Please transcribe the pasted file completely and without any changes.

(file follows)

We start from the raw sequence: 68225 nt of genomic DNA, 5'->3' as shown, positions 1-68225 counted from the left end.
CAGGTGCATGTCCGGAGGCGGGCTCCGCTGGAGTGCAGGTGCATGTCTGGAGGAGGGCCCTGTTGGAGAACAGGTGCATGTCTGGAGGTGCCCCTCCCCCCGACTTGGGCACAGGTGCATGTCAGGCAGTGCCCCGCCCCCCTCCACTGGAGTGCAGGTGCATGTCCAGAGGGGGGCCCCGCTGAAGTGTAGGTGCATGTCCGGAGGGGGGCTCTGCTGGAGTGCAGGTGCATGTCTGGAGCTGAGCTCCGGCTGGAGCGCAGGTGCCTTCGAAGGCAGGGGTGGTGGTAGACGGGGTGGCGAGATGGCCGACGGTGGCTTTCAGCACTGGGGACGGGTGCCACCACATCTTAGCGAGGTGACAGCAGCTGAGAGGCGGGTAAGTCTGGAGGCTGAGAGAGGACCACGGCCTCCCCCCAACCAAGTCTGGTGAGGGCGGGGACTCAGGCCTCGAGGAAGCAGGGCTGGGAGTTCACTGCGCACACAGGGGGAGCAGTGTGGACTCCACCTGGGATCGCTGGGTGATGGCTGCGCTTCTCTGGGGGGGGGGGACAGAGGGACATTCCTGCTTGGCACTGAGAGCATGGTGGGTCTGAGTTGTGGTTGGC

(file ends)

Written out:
We start from the raw sequence: 68225 nt of genomic DNA, 5'->3' as shown, positions 1-68225 counted from the left end.
CAGGTGCATGTCCGGAGGCGGGCTCCGCTGGAGTGCAGGTGCATGTCTGGAGGAGGGCCCTGTTGGAGAACAGGTGCATGTCTGGAGGTGCCCCTCCCCCCGACTTGGGCACAGGTGCATGTCAGGCAGTGCCCCGCCCCCCTCCACTGGAGTGCAGGTGCATGTCCAGAGGGGGGCCCCGCTGAAGTGTAGGTGCATGTCCGGAGGGGGGCTCTGCTGGAGTGCAGGTGCATGTCTGGAGCTGAGCTCCGGCTGGAGCGCAGGTGCCTTCGAAGGCAGGGGTGGTGGTAGACGGGGTGGCGAGATGGCCGACGGTGGCTTTCAGCACTGGGGACGGGTGCCACCACATCTTAGCGAGGTGACAGCAGCTGAGAGGCGGGTAAGTCTGGAGGCTGAGAGAGGACCACGGCCTCCCCCCAACCAAGTCTGGTGAGGGCGGGGACTCAGGCCTCGAGGAAGCAGGGCTGGGAGTTCACTGCGCACACAGGGGGAGCAGTGTGGACTCCACCTGGGATCGCTGGGTGATGGCTGCGCTTCTCTGGGGGGGGGGGACAGAGGGACATTCCTGCTTGGCACTGAGAGCATGGTGGGTCTGAGTTGTGGTTGGC